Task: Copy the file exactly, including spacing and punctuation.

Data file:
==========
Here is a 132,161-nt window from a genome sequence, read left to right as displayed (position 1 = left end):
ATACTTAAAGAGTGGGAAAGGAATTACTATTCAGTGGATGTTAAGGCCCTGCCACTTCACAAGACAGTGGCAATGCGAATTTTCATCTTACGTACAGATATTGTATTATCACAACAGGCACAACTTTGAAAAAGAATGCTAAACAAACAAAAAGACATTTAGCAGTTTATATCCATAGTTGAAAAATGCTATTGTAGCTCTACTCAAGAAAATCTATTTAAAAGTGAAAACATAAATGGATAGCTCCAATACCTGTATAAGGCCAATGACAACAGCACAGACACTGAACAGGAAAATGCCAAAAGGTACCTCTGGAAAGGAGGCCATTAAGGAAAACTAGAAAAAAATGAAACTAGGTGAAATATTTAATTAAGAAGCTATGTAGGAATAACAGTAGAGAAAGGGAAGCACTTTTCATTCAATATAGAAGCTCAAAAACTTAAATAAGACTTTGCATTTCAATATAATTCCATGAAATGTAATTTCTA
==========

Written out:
Here is a 132,161-nt window from a genome sequence, read left to right as displayed (position 1 = left end):
ATACTTAAAGAGTGGGAAAGGAATTACTATTCAGTGGATGTTAAGGCCCTGCCACTTCACAAGACAGTGGCAATGCGAATTTTCATCTTACGTACAGATATTGTATTATCACAACAGGCACAACTTTGAAAAAGAATGCTAAACAAACAAAAAGACATTTAGCAGTTTATATCCATAGTTGAAAAATGCTATTGTAGCTCTACTCAAGAAAATCTATTTAAAAGTGAAAACATAAATGGATAGCTCCAATACCTGTATAAGGCCAATGACAACAGCACAGACACTGAACAGGAAAATGCCAAAAGGTACCTCTGGAAAGGAGGCCATTAAGGAAAACTAGAAAAAAATGAAACTAGGTGAAATATTTAATTAAGAAGCTATGTAGGAATAACAGTAGAGAAAGGGAAGCACTTTTCATTCAATATAGAAGCTCAAAAACTTAAATAAGACTTTGCATTTCAATATAATTCCATGAAATGTAATTTCTA